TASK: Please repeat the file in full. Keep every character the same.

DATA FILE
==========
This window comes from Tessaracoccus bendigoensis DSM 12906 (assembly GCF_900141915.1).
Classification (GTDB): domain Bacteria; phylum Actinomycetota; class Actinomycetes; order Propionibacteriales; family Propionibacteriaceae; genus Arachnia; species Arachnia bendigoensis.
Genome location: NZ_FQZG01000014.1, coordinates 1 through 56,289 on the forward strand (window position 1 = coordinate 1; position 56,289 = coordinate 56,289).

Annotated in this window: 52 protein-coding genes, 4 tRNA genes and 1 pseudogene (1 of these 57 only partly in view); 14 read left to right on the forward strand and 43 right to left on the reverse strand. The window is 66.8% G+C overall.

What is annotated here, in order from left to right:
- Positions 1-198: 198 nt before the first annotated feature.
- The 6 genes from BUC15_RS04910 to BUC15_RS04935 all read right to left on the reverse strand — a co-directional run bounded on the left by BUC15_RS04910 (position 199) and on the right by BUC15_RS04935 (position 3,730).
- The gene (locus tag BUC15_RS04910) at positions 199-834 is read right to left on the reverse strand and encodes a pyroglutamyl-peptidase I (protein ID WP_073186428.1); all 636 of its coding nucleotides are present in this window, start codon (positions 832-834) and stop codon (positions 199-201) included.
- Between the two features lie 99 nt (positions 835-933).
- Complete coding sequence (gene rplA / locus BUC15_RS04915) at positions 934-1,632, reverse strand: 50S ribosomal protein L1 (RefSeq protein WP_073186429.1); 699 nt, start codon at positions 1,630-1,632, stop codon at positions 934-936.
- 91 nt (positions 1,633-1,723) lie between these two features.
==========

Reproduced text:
This window comes from Tessaracoccus bendigoensis DSM 12906 (assembly GCF_900141915.1).
Classification (GTDB): domain Bacteria; phylum Actinomycetota; class Actinomycetes; order Propionibacteriales; family Propionibacteriaceae; genus Arachnia; species Arachnia bendigoensis.
Genome location: NZ_FQZG01000014.1, coordinates 1 through 56,289 on the forward strand (window position 1 = coordinate 1; position 56,289 = coordinate 56,289).

Annotated in this window: 52 protein-coding genes, 4 tRNA genes and 1 pseudogene (1 of these 57 only partly in view); 14 read left to right on the forward strand and 43 right to left on the reverse strand. The window is 66.8% G+C overall.

What is annotated here, in order from left to right:
- Positions 1-198: 198 nt before the first annotated feature.
- The 6 genes from BUC15_RS04910 to BUC15_RS04935 all read right to left on the reverse strand — a co-directional run bounded on the left by BUC15_RS04910 (position 199) and on the right by BUC15_RS04935 (position 3,730).
- The gene (locus tag BUC15_RS04910) at positions 199-834 is read right to left on the reverse strand and encodes a pyroglutamyl-peptidase I (protein ID WP_073186428.1); all 636 of its coding nucleotides are present in this window, start codon (positions 832-834) and stop codon (positions 199-201) included.
- Between the two features lie 99 nt (positions 835-933).
- Complete coding sequence (gene rplA / locus BUC15_RS04915) at positions 934-1,632, reverse strand: 50S ribosomal protein L1 (RefSeq protein WP_073186429.1); 699 nt, start codon at positions 1,630-1,632, stop codon at positions 934-936.
- 91 nt (positions 1,633-1,723) lie between these two features.